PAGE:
Rural Adventure Tourism and
Practices and Trends
BEST Educational Network Think Tank
June 22, 2007
Christina Heyniger, Xola Consulting
Kristin Lamoureux, George Washington University
Understanding the unlikely pairing of adventure and social
Market Statistics indicate continued sectoral growth
Overview of study participants
Emerging business models
Emerging Best Practices
Defining “Social Entrepreneurship”
Social entrepreneurship defined:
Social entrepreneurs use entrepreneurial principles to organize,
create, and manage a venture to make social change.
Whereas business entrepreneurs typically measure performance in
profit and return, social entrepreneurs assess their success in terms
of the impact they have on society.
In recent years social entrepreneurs have begun leveraging
tourism to help attain social improvement goals.
The organizations in this study are blending social
and business goals in a variety of ways.
We examined tour operators and NGOs blending adventure
tourism with initiatives aimed at improving social and
Protect the Earth, Protect Yourself (PEPY) - Cambodia
Explorandes - Peru
Global Sojourns - South Africa, Tanzania, Botswana
Relief Riders International - India
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Generosity in Action - Global
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Blending tourism with social causes is a trend that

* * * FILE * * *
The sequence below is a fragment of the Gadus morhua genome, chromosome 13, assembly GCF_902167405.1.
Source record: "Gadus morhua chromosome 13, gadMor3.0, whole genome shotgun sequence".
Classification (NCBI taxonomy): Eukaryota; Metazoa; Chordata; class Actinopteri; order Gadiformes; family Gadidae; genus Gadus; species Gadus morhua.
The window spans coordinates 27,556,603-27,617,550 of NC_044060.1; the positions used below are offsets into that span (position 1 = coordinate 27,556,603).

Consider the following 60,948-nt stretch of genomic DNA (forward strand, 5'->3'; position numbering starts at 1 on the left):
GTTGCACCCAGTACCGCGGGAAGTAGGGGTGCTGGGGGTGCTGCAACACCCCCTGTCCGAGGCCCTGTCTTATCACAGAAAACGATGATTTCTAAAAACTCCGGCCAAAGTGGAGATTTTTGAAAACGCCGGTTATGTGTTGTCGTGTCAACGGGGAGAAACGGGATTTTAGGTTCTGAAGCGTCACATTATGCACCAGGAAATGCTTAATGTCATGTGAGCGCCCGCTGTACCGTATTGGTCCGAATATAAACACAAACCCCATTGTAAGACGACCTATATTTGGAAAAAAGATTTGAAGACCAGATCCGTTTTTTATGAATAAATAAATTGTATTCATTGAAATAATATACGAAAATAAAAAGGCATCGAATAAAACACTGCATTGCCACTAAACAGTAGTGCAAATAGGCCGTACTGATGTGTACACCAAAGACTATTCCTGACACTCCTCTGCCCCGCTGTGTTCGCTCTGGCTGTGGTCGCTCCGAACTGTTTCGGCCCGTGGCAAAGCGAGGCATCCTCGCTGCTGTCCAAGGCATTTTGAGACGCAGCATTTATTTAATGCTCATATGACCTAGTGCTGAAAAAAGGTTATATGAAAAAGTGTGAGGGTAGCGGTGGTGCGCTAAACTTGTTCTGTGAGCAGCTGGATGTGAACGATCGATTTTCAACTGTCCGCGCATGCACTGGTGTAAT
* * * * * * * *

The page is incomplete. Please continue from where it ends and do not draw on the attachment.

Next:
continues to build.
24% of travelers are interested in taking a volunteer or service-
based vacation - TIA report, 2005
Baby boomer are a key demographic; 47% of respondents age 35-54
International Institute of Peace through Tourism estimates 7% of all
trips in 2005 had a service component.
United Way partnered with Cheaptickets.com to launch a website
for people planning holidays with a service component in 2007.
ASTA and Global Volunteers launched an initiative late 2006 to
promote volunteer service travel as “a unique way to experience
new places, people and cultures while making a positive
Youth and educational tourism accounted for 20% of global
tourism market in international travel in 2002.
Though it may seem like an unlikely pairing, natural
synergies exist between adventure tourism and
Social Entrepreneurs Adventure Travel
Often look to serve rural and Rural, remote
Increasingly takes people to
Seek to address issues in poor travel in developing countries
and developing areas of the
world Tries to engage travelers in
Are creative people, pushing cultural Interactions
limits of known solutions to
issues Involves people pushing
perceived limits of experience
sources of funding due to the Expensive, attracting travelers
often unconventional projects with disposable income (largest
they launch segment is baby boomer
The adventure tourism industry has a long history
of aiding local communities.
Two examples: mountaineers and river runners pioneer “best
1960s in the Himalaya:
The Khumjung School established by Sir Edmund Hillary
Educates students to read and write in their native Sherpa language and
to learn skills appropriate to their environment.
Local teachers were trained and employed.
In 2005 Mountain Travel Sobek and The Nature Conservancy
partner on the Upper Mekong in Yunnan, China, teaching local